Severe acute respiratory syndrome-coronavirus 2 (SARS-CoV-2) has been associated with a significantly increased risk of venous and arterial thromboembolism, particularly in severely sick patients. Recently, cerebral venous sinus thrombosis (CVST) cases have been reported in the context of coronavirus disease-2019 (COVID-19). These cases either had an active COVID infection with a positive reverse transcription-polymerase chain reaction (RT-PCR) or were symptomatic (fever, respiratory symptoms, myalgia) during the presentation. We present here a 41-year-old male with CVST who had negative RT-PCR and positive immunoglobulin G (IgG) COVID-19 antibodies. He was neither diagnosed nor had a flu-like illness before admission. This case highlights that CVST can be a late sequela of previously undiagnosed asymptomatic COVID-19 infection.

11.
J Clin Med ; 10(6)2021 Mar 16.
Article in English | MEDLINE | ID: covidwho-1136515

ABSTRACT

The first case of infection by SARS-CoV-2 (i.e., COVID-19) was officially recorded by the Italian National Health Service on 21 February 2020. Respiratory tract manifestations are the most common symptoms, such as gastrointestinal symptoms (GISs) like nausea or sickness, diarrhea, and anorexia, and psychological effects may be reported in affected individuals. However, similar symptoms may be observed in healthy people as a consequence of an anxiety state. METHODS: We analyzed GISs and anxiety state during the COVID-19 lockdown period; from 9 March 2020 to 4 May 2020. A web-based survey consisting of 131 items was administered to 354 students affiliated with the School of Medicine of the University "Magna Graecia" of Catanzaro; Italy. A set of statistical analyses was performed to analyze the relationships among the answers to assess a correlation between the topics of interest. RESULTS: The statistical analysis showed that 54.0% of interviewed reported at least one GISs, 36.16% of which reported a positive history for familial GISs (FGISs). The 354 subjects included in our cohort may be stratified as follows: 25.99% GISs and FGISs, 27.97% GISs and no-FGISs, 10.17% no-GISs and FGISs, 35.87% no-GISs and no-FGISs. Results indicated an anxiety state for 48.9% of respondents, of which 64.74% also presented GISs. In addition, considered dietary habits, we detect the increased consumption of hypercaloric food, sweetened drinks, and alcoholic beverages. CONCLUSIONS: The increase of GISs during the lockdown period in a population of medical students, may be correlated to both dietary habits and anxiety state due to a concern for one's health.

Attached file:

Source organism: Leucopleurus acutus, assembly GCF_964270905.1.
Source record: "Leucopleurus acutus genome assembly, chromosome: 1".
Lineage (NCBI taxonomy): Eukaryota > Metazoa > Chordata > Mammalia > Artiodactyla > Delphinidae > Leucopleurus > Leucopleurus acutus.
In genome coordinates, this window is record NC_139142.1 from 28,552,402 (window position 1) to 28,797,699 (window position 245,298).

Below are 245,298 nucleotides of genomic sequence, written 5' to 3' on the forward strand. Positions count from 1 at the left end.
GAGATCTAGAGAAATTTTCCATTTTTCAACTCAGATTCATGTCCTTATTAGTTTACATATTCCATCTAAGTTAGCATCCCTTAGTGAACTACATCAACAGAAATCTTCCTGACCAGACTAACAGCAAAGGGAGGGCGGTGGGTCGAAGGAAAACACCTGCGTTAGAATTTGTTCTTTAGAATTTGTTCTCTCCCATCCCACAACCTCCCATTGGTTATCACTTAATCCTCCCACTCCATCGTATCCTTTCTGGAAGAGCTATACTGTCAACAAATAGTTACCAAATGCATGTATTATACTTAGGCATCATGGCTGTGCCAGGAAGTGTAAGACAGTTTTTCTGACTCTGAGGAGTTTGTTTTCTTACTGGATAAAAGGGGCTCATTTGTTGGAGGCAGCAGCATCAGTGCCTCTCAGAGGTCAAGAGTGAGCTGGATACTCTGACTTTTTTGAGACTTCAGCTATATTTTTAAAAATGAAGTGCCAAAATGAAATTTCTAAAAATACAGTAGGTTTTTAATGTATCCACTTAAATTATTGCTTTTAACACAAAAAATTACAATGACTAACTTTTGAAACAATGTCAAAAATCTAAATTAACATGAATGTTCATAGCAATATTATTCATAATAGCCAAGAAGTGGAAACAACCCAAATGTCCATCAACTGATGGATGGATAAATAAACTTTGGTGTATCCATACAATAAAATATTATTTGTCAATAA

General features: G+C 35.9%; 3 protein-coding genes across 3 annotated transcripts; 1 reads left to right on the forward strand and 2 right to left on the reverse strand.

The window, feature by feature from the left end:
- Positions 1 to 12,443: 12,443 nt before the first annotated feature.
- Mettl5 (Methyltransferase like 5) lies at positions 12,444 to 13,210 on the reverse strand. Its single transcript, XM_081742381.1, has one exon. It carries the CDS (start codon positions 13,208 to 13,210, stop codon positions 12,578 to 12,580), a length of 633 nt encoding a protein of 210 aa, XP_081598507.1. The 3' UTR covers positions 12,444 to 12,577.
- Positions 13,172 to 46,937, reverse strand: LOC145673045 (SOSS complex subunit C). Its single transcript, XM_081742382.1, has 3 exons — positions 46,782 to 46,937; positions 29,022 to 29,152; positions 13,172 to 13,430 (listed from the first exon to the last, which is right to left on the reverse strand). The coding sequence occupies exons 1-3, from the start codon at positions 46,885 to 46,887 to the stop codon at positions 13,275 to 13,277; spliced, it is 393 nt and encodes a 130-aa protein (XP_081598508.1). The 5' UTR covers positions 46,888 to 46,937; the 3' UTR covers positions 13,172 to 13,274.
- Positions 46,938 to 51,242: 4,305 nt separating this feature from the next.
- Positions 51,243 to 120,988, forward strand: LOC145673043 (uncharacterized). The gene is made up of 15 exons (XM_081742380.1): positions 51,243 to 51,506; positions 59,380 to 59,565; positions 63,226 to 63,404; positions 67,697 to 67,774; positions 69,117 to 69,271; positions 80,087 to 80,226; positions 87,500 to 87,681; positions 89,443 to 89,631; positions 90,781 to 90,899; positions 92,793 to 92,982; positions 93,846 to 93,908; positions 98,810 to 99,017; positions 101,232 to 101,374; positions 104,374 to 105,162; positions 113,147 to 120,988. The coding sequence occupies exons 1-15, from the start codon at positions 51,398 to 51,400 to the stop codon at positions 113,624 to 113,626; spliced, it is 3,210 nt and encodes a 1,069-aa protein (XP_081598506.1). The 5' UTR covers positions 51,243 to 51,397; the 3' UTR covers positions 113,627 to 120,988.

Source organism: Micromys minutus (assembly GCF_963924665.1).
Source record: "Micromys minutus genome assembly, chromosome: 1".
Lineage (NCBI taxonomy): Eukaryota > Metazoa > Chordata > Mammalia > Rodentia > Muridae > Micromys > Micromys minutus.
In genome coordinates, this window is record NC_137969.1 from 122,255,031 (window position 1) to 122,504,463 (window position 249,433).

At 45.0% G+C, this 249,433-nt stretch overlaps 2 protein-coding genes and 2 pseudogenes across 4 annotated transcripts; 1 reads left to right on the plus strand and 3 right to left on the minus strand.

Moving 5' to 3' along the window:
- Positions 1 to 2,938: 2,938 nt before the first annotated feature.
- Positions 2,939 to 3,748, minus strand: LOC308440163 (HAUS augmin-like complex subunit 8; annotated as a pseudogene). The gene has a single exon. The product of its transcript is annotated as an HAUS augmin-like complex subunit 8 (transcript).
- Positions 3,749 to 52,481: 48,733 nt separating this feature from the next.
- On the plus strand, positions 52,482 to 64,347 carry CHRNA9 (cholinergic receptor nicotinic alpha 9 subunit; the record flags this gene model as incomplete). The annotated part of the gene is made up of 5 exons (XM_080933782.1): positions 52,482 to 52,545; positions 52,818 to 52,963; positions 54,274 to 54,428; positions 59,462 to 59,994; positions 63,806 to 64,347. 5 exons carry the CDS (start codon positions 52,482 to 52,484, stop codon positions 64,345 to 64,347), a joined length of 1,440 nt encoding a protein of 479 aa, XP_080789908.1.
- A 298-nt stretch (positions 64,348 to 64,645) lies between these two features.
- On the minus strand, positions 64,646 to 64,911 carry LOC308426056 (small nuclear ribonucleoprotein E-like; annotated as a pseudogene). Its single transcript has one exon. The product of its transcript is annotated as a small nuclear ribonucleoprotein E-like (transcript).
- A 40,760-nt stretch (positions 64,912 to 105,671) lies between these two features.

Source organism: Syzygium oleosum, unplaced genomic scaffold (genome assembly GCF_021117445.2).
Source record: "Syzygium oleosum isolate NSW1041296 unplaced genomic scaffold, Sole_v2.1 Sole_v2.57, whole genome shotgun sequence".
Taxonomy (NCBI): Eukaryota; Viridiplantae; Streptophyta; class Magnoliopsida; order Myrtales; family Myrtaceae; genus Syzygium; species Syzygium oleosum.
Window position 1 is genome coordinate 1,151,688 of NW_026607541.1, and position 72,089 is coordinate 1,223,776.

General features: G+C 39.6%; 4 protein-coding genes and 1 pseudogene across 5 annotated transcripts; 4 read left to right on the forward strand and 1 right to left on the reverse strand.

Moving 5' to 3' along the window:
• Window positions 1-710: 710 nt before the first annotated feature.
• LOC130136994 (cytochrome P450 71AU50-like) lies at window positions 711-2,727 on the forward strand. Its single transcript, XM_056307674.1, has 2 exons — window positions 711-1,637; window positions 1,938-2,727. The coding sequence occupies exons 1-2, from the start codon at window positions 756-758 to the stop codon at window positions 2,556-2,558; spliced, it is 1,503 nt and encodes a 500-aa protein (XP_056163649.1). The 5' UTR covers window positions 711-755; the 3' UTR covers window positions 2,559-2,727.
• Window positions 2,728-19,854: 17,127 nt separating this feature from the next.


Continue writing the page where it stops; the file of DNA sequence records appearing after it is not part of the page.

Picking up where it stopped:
12.
Midwifery ; 98: 102991, 2021 Jul.